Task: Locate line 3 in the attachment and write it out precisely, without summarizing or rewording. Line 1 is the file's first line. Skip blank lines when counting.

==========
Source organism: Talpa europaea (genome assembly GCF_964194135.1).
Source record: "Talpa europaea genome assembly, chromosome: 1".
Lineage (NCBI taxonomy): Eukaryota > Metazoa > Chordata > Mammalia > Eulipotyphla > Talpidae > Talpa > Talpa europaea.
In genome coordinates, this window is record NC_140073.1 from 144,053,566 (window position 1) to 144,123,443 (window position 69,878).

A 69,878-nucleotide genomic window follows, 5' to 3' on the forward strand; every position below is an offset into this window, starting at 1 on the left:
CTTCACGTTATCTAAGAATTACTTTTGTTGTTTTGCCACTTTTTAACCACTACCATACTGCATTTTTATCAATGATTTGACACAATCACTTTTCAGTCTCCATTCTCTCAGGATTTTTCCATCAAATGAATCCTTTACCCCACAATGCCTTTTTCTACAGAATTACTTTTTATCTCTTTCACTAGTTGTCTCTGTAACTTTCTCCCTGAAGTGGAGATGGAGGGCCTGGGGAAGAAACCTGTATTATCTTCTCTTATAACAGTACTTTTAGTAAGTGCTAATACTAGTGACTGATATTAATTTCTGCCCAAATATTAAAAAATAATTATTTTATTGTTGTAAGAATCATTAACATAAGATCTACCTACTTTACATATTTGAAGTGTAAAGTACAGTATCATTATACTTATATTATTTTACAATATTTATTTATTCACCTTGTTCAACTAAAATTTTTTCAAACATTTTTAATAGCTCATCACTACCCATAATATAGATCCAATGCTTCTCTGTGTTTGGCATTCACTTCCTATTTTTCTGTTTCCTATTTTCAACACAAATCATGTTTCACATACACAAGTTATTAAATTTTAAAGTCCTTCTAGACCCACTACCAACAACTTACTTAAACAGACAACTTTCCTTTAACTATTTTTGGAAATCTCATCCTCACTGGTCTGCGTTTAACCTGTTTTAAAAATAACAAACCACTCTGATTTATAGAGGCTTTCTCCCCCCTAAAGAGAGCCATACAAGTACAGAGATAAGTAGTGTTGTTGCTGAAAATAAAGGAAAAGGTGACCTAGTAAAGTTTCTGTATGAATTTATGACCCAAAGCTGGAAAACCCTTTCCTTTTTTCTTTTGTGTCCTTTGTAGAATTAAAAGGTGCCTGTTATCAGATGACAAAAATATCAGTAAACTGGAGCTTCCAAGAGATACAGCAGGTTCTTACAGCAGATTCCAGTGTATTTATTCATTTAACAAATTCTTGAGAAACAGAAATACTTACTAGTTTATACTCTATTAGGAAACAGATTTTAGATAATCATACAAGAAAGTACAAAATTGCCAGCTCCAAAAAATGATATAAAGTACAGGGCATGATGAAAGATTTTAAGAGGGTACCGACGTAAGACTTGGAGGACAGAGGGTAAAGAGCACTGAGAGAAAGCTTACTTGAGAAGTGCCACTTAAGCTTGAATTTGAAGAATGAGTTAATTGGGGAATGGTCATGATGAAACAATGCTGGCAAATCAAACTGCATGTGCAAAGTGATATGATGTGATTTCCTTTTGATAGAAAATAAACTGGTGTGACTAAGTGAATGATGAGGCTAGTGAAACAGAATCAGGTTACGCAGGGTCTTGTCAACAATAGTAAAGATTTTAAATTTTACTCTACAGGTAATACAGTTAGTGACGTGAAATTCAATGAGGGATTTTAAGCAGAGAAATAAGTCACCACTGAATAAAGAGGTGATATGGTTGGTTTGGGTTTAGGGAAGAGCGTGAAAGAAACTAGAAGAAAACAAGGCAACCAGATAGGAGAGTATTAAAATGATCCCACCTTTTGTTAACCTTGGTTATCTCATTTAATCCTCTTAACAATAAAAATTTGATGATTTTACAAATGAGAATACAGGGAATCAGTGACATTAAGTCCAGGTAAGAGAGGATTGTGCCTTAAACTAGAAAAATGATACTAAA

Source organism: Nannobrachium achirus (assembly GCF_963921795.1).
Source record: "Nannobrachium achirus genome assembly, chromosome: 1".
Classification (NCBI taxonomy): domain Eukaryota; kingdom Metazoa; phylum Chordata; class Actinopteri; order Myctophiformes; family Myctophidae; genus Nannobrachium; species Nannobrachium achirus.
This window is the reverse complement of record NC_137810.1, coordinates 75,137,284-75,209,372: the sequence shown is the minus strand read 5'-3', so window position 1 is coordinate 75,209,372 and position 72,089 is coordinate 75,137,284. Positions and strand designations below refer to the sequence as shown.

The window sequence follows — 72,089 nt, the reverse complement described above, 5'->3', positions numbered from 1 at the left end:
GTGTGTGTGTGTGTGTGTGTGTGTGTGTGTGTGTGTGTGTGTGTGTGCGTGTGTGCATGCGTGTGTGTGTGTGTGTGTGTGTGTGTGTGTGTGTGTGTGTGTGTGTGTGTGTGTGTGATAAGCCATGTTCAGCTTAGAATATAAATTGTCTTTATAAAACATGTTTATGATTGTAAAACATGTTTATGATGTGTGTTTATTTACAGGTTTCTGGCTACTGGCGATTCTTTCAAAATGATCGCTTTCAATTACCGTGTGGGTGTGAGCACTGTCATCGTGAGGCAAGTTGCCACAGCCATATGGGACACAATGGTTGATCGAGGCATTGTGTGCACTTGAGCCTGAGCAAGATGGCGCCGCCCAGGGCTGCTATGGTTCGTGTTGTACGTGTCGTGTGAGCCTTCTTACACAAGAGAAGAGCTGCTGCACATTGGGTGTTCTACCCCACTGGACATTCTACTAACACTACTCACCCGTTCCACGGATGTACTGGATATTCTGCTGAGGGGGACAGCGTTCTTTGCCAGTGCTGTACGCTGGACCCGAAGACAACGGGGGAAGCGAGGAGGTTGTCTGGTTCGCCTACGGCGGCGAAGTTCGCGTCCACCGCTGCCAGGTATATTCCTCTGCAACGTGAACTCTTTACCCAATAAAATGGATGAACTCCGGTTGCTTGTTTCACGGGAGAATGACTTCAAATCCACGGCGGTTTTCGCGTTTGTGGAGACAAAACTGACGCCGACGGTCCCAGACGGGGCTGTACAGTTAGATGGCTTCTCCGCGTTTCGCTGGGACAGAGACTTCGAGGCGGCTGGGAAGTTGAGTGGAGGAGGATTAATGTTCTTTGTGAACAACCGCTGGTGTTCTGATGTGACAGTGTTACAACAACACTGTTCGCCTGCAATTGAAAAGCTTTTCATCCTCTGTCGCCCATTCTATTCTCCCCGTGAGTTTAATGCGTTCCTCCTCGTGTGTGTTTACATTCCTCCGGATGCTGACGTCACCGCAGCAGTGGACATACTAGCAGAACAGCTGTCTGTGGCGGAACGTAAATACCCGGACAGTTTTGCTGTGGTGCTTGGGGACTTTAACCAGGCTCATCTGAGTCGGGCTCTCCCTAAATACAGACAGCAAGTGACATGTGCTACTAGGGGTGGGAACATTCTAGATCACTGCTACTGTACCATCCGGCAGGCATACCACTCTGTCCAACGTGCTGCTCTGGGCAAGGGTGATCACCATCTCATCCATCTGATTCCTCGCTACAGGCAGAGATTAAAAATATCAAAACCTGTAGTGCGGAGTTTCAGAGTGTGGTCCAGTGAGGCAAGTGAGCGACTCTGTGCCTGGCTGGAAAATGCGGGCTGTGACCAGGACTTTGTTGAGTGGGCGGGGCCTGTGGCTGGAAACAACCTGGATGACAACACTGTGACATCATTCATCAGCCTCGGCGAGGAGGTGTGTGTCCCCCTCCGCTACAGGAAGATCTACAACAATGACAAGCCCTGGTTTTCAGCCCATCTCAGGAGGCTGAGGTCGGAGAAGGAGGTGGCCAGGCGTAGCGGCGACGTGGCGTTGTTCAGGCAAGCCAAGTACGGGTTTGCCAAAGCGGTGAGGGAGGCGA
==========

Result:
Lineage (NCBI taxonomy): Eukaryota > Metazoa > Chordata > Mammalia > Eulipotyphla > Talpidae > Talpa > Talpa europaea.